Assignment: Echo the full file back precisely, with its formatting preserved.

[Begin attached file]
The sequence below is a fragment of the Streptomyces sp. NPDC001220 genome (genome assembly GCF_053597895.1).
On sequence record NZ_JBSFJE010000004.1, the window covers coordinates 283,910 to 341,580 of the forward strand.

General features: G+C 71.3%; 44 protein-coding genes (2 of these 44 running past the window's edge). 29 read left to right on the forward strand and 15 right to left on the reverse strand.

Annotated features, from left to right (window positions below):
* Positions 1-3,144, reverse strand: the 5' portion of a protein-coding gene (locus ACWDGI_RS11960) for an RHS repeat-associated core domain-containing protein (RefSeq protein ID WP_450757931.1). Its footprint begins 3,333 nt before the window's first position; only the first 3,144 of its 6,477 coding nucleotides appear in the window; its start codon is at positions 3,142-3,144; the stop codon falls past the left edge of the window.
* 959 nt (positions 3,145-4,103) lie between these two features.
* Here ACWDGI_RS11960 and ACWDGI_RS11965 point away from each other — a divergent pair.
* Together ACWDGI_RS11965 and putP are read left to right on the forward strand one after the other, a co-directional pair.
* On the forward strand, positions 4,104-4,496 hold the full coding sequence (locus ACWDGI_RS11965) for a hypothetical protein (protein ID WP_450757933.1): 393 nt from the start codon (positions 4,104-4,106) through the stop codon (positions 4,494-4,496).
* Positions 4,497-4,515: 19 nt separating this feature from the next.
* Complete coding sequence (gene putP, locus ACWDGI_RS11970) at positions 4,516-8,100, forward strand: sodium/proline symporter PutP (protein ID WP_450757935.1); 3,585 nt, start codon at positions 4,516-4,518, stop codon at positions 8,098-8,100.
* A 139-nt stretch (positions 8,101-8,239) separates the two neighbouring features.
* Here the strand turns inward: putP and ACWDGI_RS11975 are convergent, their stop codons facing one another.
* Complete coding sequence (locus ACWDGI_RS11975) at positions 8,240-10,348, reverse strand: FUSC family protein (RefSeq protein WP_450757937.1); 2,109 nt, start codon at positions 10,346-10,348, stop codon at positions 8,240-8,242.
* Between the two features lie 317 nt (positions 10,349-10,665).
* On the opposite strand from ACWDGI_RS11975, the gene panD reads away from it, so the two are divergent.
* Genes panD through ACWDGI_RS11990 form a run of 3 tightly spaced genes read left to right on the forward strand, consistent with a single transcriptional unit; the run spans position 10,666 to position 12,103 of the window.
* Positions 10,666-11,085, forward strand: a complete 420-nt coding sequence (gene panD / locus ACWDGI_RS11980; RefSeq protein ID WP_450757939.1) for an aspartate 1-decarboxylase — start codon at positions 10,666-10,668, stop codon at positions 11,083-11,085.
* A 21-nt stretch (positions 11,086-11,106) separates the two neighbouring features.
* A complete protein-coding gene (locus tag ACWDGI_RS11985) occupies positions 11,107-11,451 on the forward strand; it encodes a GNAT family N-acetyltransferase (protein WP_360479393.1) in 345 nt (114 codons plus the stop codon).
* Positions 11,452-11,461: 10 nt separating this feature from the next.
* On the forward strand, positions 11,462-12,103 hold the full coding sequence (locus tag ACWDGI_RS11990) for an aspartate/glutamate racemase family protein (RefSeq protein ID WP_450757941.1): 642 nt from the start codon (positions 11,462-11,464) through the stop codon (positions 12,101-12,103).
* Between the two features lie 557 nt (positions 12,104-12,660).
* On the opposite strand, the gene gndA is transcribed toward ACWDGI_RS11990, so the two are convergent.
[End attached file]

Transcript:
The sequence below is a fragment of the Streptomyces sp. NPDC001220 genome (genome assembly GCF_053597895.1).
On sequence record NZ_JBSFJE010000004.1, the window covers coordinates 283,910 to 341,580 of the forward strand.

General features: G+C 71.3%; 44 protein-coding genes (2 of these 44 running past the window's edge). 29 read left to right on the forward strand and 15 right to left on the reverse strand.

Annotated features, from left to right (window positions below):
* Positions 1-3,144, reverse strand: the 5' portion of a protein-coding gene (locus ACWDGI_RS11960) for an RHS repeat-associated core domain-containing protein (RefSeq protein ID WP_450757931.1). Its footprint begins 3,333 nt before the window's first position; only the first 3,144 of its 6,477 coding nucleotides appear in the window; its start codon is at positions 3,142-3,144; the stop codon falls past the left edge of the window.
* 959 nt (positions 3,145-4,103) lie between these two features.
* Here ACWDGI_RS11960 and ACWDGI_RS11965 point away from each other — a divergent pair.
* Together ACWDGI_RS11965 and putP are read left to right on the forward strand one after the other, a co-directional pair.
* On the forward strand, positions 4,104-4,496 hold the full coding sequence (locus ACWDGI_RS11965) for a hypothetical protein (protein ID WP_450757933.1): 393 nt from the start codon (positions 4,104-4,106) through the stop codon (positions 4,494-4,496).
* Positions 4,497-4,515: 19 nt separating this feature from the next.
* Complete coding sequence (gene putP, locus ACWDGI_RS11970) at positions 4,516-8,100, forward strand: sodium/proline symporter PutP (protein ID WP_450757935.1); 3,585 nt, start codon at positions 4,516-4,518, stop codon at positions 8,098-8,100.
* A 139-nt stretch (positions 8,101-8,239) separates the two neighbouring features.
* Here the strand turns inward: putP and ACWDGI_RS11975 are convergent, their stop codons facing one another.
* Complete coding sequence (locus ACWDGI_RS11975) at positions 8,240-10,348, reverse strand: FUSC family protein (RefSeq protein WP_450757937.1); 2,109 nt, start codon at positions 10,346-10,348, stop codon at positions 8,240-8,242.
* Between the two features lie 317 nt (positions 10,349-10,665).
* On the opposite strand from ACWDGI_RS11975, the gene panD reads away from it, so the two are divergent.
* Genes panD through ACWDGI_RS11990 form a run of 3 tightly spaced genes read left to right on the forward strand, consistent with a single transcriptional unit; the run spans position 10,666 to position 12,103 of the window.
* Positions 10,666-11,085, forward strand: a complete 420-nt coding sequence (gene panD / locus ACWDGI_RS11980; RefSeq protein ID WP_450757939.1) for an aspartate 1-decarboxylase — start codon at positions 10,666-10,668, stop codon at positions 11,083-11,085.
* A 21-nt stretch (positions 11,086-11,106) separates the two neighbouring features.
* A complete protein-coding gene (locus tag ACWDGI_RS11985) occupies positions 11,107-11,451 on the forward strand; it encodes a GNAT family N-acetyltransferase (protein WP_360479393.1) in 345 nt (114 codons plus the stop codon).
* Positions 11,452-11,461: 10 nt separating this feature from the next.
* On the forward strand, positions 11,462-12,103 hold the full coding sequence (locus tag ACWDGI_RS11990) for an aspartate/glutamate racemase family protein (RefSeq protein ID WP_450757941.1): 642 nt from the start codon (positions 11,462-11,464) through the stop codon (positions 12,101-12,103).
* Between the two features lie 557 nt (positions 12,104-12,660).
* On the opposite strand, the gene gndA is transcribed toward ACWDGI_RS11990, so the two are convergent.